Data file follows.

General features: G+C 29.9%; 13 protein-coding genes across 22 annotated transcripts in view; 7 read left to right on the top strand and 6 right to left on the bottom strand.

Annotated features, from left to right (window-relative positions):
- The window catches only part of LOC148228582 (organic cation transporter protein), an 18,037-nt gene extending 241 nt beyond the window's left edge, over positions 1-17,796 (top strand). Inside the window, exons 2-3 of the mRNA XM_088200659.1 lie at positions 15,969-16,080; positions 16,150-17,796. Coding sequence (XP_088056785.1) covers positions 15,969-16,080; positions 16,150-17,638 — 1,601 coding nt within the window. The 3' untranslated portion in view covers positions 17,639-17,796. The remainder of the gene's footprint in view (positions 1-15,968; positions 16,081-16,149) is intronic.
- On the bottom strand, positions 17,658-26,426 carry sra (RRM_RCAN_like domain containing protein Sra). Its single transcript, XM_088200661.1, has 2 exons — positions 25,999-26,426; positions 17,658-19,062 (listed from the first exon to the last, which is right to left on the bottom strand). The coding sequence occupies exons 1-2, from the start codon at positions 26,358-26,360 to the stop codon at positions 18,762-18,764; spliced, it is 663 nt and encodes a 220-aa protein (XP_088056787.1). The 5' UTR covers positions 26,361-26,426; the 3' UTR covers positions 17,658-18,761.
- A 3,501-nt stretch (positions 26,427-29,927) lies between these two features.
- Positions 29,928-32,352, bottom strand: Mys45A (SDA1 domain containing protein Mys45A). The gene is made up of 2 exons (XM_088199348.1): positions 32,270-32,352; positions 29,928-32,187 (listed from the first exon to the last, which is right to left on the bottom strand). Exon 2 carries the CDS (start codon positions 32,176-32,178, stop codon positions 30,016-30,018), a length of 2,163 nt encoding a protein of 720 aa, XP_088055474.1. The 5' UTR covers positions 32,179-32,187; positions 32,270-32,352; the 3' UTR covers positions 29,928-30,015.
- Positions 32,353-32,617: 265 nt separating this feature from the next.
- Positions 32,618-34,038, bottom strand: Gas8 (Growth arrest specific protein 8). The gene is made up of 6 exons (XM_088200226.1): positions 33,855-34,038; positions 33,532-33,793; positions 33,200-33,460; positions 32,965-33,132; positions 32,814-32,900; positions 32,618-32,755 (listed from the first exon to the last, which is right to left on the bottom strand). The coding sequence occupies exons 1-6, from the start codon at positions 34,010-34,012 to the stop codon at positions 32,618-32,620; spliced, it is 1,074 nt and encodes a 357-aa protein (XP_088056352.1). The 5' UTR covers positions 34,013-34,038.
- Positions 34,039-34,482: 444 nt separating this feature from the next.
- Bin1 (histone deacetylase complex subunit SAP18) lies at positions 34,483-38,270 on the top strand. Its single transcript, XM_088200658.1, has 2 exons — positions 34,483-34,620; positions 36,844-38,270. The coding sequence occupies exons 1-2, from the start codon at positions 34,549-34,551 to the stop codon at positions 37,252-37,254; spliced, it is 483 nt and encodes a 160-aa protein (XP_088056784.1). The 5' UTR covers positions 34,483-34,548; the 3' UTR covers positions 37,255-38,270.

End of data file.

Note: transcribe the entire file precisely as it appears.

General features: G+C 29.9%; 13 protein-coding genes across 22 annotated transcripts in view; 7 read left to right on the top strand and 6 right to left on the bottom strand.

Annotated features, from left to right (window-relative positions):
- The window catches only part of LOC148228582 (organic cation transporter protein), an 18,037-nt gene extending 241 nt beyond the window's left edge, over positions 1-17,796 (top strand). Inside the window, exons 2-3 of the mRNA XM_088200659.1 lie at positions 15,969-16,080; positions 16,150-17,796. Coding sequence (XP_088056785.1) covers positions 15,969-16,080; positions 16,150-17,638 — 1,601 coding nt within the window. The 3' untranslated portion in view covers positions 17,639-17,796. The remainder of the gene's footprint in view (positions 1-15,968; positions 16,081-16,149) is intronic.
- On the bottom strand, positions 17,658-26,426 carry sra (RRM_RCAN_like domain containing protein Sra). Its single transcript, XM_088200661.1, has 2 exons — positions 25,999-26,426; positions 17,658-19,062 (listed from the first exon to the last, which is right to left on the bottom strand). The coding sequence occupies exons 1-2, from the start codon at positions 26,358-26,360 to the stop codon at positions 18,762-18,764; spliced, it is 663 nt and encodes a 220-aa protein (XP_088056787.1). The 5' UTR covers positions 26,361-26,426; the 3' UTR covers positions 17,658-18,761.
- A 3,501-nt stretch (positions 26,427-29,927) lies between these two features.
- Positions 29,928-32,352, bottom strand: Mys45A (SDA1 domain containing protein Mys45A). The gene is made up of 2 exons (XM_088199348.1): positions 32,270-32,352; positions 29,928-32,187 (listed from the first exon to the last, which is right to left on the bottom strand). Exon 2 carries the CDS (start codon positions 32,176-32,178, stop codon positions 30,016-30,018), a length of 2,163 nt encoding a protein of 720 aa, XP_088055474.1. The 5' UTR covers positions 32,179-32,187; positions 32,270-32,352; the 3' UTR covers positions 29,928-30,015.
- Positions 32,353-32,617: 265 nt separating this feature from the next.
- Positions 32,618-34,038, bottom strand: Gas8 (Growth arrest specific protein 8). The gene is made up of 6 exons (XM_088200226.1): positions 33,855-34,038; positions 33,532-33,793; positions 33,200-33,460; positions 32,965-33,132; positions 32,814-32,900; positions 32,618-32,755 (listed from the first exon to the last, which is right to left on the bottom strand). The coding sequence occupies exons 1-6, from the start codon at positions 34,010-34,012 to the stop codon at positions 32,618-32,620; spliced, it is 1,074 nt and encodes a 357-aa protein (XP_088056352.1). The 5' UTR covers positions 34,013-34,038.
- Positions 34,039-34,482: 444 nt separating this feature from the next.
- Bin1 (histone deacetylase complex subunit SAP18) lies at positions 34,483-38,270 on the top strand. Its single transcript, XM_088200658.1, has 2 exons — positions 34,483-34,620; positions 36,844-38,270. The coding sequence occupies exons 1-2, from the start codon at positions 34,549-34,551 to the stop codon at positions 37,252-37,254; spliced, it is 483 nt and encodes a 160-aa protein (XP_088056784.1). The 5' UTR covers positions 34,483-34,548; the 3' UTR covers positions 37,255-38,270.